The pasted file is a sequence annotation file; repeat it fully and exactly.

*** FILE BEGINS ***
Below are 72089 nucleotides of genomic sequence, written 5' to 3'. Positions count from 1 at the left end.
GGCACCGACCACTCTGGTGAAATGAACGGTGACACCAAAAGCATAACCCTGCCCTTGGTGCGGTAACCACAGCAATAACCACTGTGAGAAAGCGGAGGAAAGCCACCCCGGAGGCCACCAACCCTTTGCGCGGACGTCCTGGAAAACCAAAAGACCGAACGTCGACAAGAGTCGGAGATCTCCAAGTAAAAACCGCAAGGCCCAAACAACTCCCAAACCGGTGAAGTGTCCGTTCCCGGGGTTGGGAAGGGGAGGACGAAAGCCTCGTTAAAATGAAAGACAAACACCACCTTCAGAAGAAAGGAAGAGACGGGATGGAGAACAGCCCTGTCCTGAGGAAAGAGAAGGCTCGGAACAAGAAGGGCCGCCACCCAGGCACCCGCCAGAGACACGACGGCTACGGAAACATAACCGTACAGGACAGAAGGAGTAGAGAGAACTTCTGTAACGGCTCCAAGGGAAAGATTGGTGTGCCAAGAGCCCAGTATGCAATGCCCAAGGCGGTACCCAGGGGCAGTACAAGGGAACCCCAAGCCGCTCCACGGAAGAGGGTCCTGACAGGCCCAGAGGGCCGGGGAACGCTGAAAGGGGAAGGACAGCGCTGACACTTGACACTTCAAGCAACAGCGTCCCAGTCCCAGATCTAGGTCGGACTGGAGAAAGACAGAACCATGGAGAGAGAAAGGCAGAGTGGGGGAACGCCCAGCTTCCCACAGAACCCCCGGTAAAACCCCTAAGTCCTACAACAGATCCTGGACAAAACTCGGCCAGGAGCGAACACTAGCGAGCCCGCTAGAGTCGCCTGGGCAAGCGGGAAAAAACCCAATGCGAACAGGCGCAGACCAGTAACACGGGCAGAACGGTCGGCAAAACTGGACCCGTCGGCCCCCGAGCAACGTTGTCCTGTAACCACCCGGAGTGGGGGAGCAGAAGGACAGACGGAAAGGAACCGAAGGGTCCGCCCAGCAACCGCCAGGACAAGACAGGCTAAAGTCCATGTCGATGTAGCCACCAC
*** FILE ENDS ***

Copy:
Below are 72089 nucleotides of genomic sequence, written 5' to 3'. Positions count from 1 at the left end.
GGCACCGACCACTCTGGTGAAATGAACGGTGACACCAAAAGCATAACCCTGCCCTTGGTGCGGTAACCACAGCAATAACCACTGTGAGAAAGCGGAGGAAAGCCACCCCGGAGGCCACCAACCCTTTGCGCGGACGTCCTGGAAAACCAAAAGACCGAACGTCGACAAGAGTCGGAGATCTCCAAGTAAAAACCGCAAGGCCCAAACAACTCCCAAACCGGTGAAGTGTCCGTTCCCGGGGTTGGGAAGGGGAGGACGAAAGCCTCGTTAAAATGAAAGACAAACACCACCTTCAGAAGAAAGGAAGAGACGGGATGGAGAACAGCCCTGTCCTGAGGAAAGAGAAGGCTCGGAACAAGAAGGGCCGCCACCCAGGCACCCGCCAGAGACACGACGGCTACGGAAACATAACCGTACAGGACAGAAGGAGTAGAGAGAACTTCTGTAACGGCTCCAAGGGAAAGATTGGTGTGCCAAGAGCCCAGTATGCAATGCCCAAGGCGGTACCCAGGGGCAGTACAAGGGAACCCCAAGCCGCTCCACGGAAGAGGGTCCTGACAGGCCCAGAGGGCCGGGGAACGCTGAAAGGGGAAGGACAGCGCTGACACTTGACACTTCAAGCAACAGCGTCCCAGTCCCAGATCTAGGTCGGACTGGAGAAAGACAGAACCATGGAGAGAGAAAGGCAGAGTGGGGGAACGCCCAGCTTCCCACAGAACCCCCGGTAAAACCCCTAAGTCCTACAACAGATCCTGGACAAAACTCGGCCAGGAGCGAACACTAGCGAGCCCGCTAGAGTCGCCTGGGCAAGCGGGAAAAAACCCAATGCGAACAGGCGCAGACCAGTAACACGGGCAGAACGGTCGGCAAAACTGGACCCGTCGGCCCCCGAGCAACGTTGTCCTGTAACCACCCGGAGTGGGGGAGCAGAAGGACAGACGGAAAGGAACCGAAGGGTCCGCCCAGCAACCGCCAGGACAAGACAGGCTAAAGTCCATGTCGATGTAGCCACCAC